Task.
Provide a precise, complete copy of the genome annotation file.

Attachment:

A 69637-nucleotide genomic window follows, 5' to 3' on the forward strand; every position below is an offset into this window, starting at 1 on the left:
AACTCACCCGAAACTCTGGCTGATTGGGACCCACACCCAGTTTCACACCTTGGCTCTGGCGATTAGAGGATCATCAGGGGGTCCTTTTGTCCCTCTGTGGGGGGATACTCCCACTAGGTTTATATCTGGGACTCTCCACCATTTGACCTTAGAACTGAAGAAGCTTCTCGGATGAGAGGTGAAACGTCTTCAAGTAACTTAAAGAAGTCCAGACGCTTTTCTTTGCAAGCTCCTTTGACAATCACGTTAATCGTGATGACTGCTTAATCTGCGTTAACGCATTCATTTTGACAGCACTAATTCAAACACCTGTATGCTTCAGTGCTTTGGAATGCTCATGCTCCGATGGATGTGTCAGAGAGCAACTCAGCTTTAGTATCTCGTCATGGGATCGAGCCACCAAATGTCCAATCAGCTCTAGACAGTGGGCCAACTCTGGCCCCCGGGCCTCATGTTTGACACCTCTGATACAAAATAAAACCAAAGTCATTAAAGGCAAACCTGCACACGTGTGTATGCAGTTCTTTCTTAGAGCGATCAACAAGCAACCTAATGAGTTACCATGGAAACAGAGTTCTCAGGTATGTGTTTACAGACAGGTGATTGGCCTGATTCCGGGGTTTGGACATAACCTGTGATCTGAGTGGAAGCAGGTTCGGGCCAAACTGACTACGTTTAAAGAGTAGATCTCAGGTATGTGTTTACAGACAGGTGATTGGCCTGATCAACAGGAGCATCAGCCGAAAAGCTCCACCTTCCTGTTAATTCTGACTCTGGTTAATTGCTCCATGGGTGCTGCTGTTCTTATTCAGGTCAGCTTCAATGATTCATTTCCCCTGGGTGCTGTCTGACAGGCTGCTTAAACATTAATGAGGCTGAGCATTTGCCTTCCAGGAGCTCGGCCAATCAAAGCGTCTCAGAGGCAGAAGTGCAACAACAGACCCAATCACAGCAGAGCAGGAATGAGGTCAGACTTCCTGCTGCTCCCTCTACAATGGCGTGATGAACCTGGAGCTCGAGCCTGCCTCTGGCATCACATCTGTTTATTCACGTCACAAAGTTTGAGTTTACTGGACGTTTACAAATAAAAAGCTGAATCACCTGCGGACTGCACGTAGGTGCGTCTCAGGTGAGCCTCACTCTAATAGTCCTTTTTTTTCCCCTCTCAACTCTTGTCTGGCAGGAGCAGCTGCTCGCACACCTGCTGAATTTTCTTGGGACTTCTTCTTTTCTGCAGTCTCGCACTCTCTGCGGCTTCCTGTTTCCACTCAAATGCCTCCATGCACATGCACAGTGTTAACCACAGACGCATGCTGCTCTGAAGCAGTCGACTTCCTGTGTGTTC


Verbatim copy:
A 69637-nucleotide genomic window follows, 5' to 3' on the forward strand; every position below is an offset into this window, starting at 1 on the left:
AACTCACCCGAAACTCTGGCTGATTGGGACCCACACCCAGTTTCACACCTTGGCTCTGGCGATTAGAGGATCATCAGGGGGTCCTTTTGTCCCTCTGTGGGGGGATACTCCCACTAGGTTTATATCTGGGACTCTCCACCATTTGACCTTAGAACTGAAGAAGCTTCTCGGATGAGAGGTGAAACGTCTTCAAGTAACTTAAAGAAGTCCAGACGCTTTTCTTTGCAAGCTCCTTTGACAATCACGTTAATCGTGATGACTGCTTAATCTGCGTTAACGCATTCATTTTGACAGCACTAATTCAAACACCTGTATGCTTCAGTGCTTTGGAATGCTCATGCTCCGATGGATGTGTCAGAGAGCAACTCAGCTTTAGTATCTCGTCATGGGATCGAGCCACCAAATGTCCAATCAGCTCTAGACAGTGGGCCAACTCTGGCCCCCGGGCCTCATGTTTGACACCTCTGATACAAAATAAAACCAAAGTCATTAAAGGCAAACCTGCACACGTGTGTATGCAGTTCTTTCTTAGAGCGATCAACAAGCAACCTAATGAGTTACCATGGAAACAGAGTTCTCAGGTATGTGTTTACAGACAGGTGATTGGCCTGATTCCGGGGTTTGGACATAACCTGTGATCTGAGTGGAAGCAGGTTCGGGCCAAACTGACTACGTTTAAAGAGTAGATCTCAGGTATGTGTTTACAGACAGGTGATTGGCCTGATCAACAGGAGCATCAGCCGAAAAGCTCCACCTTCCTGTTAATTCTGACTCTGGTTAATTGCTCCATGGGTGCTGCTGTTCTTATTCAGGTCAGCTTCAATGATTCATTTCCCCTGGGTGCTGTCTGACAGGCTGCTTAAACATTAATGAGGCTGAGCATTTGCCTTCCAGGAGCTCGGCCAATCAAAGCGTCTCAGAGGCAGAAGTGCAACAACAGACCCAATCACAGCAGAGCAGGAATGAGGTCAGACTTCCTGCTGCTCCCTCTACAATGGCGTGATGAACCTGGAGCTCGAGCCTGCCTCTGGCATCACATCTGTTTATTCACGTCACAAAGTTTGAGTTTACTGGACGTTTACAAATAAAAAGCTGAATCACCTGCGGACTGCACGTAGGTGCGTCTCAGGTGAGCCTCACTCTAATAGTCCTTTTTTTTCCCCTCTCAACTCTTGTCTGGCAGGAGCAGCTGCTCGCACACCTGCTGAATTTTCTTGGGACTTCTTCTTTTCTGCAGTCTCGCACTCTCTGCGGCTTCCTGTTTCCACTCAAATGCCTCCATGCACATGCACAGTGTTAACCACAGACGCATGCTGCTCTGAAGCAGTCGACTTCCTGTGTGTTC